In message <email@example.com>, Paul <firstname.lastname@example.org> writes >We are given that rho_0 does not belong to L. However, L is defined by >a "for all" statement. So, for rho_0, the for-all statement is false >and we can find some yi and yi' to make f(z0, ..., z_r-1) = f(y0,..., >y_r-1) true. > >But the author is stating something much stronger -- that we can deduce >the equality for an arbitrary yi and yi'.
I've never met Ramsey theory before, so I may also be missing something. But as far as I can see you are quite correct: this step is a non-sequitur.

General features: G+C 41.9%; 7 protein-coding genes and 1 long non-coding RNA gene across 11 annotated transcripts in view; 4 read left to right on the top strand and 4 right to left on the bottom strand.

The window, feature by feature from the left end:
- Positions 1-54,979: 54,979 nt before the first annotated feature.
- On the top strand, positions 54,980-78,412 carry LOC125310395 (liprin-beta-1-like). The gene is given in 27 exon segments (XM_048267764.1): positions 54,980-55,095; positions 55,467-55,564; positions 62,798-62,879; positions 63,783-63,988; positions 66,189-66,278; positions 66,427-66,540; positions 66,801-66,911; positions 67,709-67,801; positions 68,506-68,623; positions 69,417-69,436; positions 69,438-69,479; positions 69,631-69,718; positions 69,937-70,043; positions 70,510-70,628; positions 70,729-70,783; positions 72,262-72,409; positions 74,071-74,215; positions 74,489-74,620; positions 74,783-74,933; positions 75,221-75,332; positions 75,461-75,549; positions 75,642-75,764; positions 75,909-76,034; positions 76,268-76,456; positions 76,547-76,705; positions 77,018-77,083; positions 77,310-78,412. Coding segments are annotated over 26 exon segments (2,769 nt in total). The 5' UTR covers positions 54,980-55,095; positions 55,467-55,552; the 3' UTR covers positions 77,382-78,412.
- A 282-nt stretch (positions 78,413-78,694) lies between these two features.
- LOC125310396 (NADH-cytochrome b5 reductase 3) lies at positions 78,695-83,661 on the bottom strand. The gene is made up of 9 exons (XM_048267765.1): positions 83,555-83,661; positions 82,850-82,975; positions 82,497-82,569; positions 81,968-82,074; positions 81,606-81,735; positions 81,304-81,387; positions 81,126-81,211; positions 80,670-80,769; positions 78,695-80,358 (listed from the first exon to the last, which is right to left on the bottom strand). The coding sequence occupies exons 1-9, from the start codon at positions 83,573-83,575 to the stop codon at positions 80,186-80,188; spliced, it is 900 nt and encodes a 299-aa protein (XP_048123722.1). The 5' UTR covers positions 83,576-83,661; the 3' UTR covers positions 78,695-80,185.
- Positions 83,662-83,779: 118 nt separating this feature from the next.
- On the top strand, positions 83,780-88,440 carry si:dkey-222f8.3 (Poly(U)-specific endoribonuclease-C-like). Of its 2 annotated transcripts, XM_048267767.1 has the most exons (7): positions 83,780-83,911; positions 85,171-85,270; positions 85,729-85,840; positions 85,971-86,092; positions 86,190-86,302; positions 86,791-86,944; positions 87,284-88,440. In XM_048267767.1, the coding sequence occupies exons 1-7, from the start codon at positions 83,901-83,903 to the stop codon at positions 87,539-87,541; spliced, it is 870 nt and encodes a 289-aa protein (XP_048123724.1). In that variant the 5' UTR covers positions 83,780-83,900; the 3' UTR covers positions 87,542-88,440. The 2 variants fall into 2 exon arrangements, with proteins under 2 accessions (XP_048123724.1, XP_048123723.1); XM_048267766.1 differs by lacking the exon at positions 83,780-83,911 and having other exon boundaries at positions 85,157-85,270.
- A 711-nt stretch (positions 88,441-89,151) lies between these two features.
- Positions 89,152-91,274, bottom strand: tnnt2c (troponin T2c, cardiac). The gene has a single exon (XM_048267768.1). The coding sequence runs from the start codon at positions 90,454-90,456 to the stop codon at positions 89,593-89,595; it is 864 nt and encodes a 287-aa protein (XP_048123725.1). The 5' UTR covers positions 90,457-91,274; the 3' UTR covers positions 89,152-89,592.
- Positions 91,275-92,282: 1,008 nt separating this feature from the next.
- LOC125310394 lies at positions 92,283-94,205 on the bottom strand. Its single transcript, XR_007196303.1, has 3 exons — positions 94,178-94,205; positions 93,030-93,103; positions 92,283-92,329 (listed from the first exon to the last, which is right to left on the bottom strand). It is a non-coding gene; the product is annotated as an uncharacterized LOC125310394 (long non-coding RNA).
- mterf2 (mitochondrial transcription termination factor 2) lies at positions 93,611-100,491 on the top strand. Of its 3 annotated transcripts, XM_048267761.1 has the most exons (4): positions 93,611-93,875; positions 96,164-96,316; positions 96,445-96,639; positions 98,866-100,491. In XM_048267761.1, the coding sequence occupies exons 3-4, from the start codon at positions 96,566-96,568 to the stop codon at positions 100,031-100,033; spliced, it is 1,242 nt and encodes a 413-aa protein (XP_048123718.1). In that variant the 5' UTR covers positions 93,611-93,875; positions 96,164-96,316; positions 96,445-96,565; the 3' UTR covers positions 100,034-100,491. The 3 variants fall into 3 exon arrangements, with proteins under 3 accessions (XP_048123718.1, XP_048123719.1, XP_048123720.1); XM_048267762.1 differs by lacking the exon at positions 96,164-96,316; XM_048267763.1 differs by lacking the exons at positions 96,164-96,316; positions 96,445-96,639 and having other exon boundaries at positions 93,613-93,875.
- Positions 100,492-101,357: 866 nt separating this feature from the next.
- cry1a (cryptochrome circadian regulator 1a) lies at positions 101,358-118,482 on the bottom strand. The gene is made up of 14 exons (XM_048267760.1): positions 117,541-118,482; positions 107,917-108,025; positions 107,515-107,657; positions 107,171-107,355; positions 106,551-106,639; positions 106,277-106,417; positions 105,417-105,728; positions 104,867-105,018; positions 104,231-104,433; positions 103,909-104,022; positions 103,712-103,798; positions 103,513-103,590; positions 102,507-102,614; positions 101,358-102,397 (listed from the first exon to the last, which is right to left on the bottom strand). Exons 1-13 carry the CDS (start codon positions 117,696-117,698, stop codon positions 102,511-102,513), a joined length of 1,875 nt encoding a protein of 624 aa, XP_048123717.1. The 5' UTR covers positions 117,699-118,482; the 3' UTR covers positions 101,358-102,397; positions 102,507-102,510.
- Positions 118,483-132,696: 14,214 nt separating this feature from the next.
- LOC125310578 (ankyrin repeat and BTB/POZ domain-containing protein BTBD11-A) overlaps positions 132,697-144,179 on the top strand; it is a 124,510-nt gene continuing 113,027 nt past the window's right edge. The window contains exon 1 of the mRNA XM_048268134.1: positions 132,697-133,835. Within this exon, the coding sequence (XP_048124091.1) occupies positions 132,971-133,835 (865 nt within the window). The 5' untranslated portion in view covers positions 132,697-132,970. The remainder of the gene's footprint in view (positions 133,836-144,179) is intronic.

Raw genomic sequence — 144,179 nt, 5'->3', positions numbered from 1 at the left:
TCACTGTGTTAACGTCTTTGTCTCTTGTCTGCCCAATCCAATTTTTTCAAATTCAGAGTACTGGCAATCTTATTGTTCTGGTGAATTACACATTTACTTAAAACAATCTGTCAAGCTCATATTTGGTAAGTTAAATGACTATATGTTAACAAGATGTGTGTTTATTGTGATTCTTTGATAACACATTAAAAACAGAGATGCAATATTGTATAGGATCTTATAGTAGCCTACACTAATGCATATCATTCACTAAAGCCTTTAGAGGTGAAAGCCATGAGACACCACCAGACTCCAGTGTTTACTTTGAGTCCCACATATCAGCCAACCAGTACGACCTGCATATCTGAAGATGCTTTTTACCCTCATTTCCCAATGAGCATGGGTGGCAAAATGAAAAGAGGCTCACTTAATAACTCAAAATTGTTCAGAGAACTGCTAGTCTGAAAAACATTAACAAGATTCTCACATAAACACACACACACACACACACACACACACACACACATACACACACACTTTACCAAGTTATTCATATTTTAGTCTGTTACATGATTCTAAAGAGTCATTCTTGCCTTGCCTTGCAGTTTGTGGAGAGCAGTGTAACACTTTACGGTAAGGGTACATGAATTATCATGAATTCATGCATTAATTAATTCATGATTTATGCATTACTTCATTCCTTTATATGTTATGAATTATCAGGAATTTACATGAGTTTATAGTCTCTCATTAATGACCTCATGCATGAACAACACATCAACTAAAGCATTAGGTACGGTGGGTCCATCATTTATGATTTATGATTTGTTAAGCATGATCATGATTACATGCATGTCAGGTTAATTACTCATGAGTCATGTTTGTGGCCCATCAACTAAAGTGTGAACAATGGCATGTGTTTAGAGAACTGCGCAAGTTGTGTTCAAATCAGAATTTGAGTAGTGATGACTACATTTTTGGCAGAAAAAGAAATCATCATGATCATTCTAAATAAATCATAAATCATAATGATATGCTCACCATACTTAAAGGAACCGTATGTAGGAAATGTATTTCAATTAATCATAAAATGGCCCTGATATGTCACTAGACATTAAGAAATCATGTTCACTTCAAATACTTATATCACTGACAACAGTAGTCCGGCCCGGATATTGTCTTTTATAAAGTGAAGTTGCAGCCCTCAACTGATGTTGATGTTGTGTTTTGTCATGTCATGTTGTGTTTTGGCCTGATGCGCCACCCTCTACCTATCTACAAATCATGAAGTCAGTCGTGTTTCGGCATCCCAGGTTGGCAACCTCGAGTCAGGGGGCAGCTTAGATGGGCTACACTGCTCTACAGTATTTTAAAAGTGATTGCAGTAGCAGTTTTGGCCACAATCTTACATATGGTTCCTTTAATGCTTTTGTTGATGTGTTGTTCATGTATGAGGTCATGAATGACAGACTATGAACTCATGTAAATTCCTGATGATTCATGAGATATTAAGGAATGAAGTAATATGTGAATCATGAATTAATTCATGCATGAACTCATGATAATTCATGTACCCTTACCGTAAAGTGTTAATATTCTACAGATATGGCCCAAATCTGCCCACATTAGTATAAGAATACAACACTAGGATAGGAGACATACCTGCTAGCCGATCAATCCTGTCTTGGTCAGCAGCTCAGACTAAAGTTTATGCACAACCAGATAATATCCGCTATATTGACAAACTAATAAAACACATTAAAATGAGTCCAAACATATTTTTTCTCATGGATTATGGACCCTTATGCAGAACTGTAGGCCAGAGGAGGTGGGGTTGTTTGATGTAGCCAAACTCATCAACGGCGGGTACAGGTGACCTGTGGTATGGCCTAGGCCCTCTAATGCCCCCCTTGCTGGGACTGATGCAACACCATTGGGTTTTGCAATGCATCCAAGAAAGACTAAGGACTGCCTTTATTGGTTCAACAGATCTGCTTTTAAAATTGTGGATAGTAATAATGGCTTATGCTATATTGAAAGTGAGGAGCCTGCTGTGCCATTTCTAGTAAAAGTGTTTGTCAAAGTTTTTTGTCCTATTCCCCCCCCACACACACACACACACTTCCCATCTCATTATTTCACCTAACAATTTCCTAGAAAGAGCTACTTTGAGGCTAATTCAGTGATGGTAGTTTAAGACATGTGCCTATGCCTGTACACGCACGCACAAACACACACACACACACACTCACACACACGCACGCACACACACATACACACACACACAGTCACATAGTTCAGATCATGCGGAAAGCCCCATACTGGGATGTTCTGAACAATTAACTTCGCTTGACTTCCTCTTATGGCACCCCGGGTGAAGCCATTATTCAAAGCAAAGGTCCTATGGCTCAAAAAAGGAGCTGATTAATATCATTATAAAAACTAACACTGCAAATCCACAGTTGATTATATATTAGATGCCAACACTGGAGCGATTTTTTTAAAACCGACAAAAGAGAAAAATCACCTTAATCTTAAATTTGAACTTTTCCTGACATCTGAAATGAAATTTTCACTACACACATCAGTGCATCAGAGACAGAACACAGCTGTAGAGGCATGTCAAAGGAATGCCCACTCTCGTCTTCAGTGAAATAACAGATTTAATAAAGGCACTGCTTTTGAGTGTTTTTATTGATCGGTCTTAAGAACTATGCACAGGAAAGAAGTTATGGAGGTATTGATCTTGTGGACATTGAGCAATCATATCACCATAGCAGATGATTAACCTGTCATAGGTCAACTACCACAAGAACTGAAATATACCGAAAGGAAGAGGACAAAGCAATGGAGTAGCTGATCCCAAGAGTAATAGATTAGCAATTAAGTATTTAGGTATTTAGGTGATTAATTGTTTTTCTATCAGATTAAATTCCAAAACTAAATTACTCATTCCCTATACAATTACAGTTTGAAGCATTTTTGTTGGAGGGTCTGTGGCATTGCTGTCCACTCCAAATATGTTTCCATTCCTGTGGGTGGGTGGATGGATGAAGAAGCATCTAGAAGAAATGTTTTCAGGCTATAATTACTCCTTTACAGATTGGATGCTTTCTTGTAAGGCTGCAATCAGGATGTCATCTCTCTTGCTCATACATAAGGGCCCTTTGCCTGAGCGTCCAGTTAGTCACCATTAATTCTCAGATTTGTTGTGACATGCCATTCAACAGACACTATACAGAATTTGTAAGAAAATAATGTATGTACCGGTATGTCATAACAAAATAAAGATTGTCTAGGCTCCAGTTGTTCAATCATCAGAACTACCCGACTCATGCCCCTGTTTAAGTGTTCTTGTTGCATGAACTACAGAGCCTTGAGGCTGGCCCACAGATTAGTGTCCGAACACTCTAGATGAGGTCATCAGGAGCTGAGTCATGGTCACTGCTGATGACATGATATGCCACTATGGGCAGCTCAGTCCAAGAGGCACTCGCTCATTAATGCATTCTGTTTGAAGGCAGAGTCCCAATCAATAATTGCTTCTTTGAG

The solution is presumably to redefine L such that the deduction is valid. Ah! I think this ties in with something you've written in the other thread (which I haven't read carefully). You and I are interpreting his definition of L in the same way, and I can't see any other way of reading it. But he presumably intended to define L as the set of numbers rho < r which have the property
there exist two ordered sets of r numbers differ only at the position indexed by rho which do not have the same image under f.
(I'm not writing it in his style, what terrible notation.)
More straightforwardly, L is the set of rho < r which do *not* have the property
whenever two ordered sets of r numbers differ only at the position indexed by rho, then they have the same image under f.
So for rho_0 not in L the step in question is valid.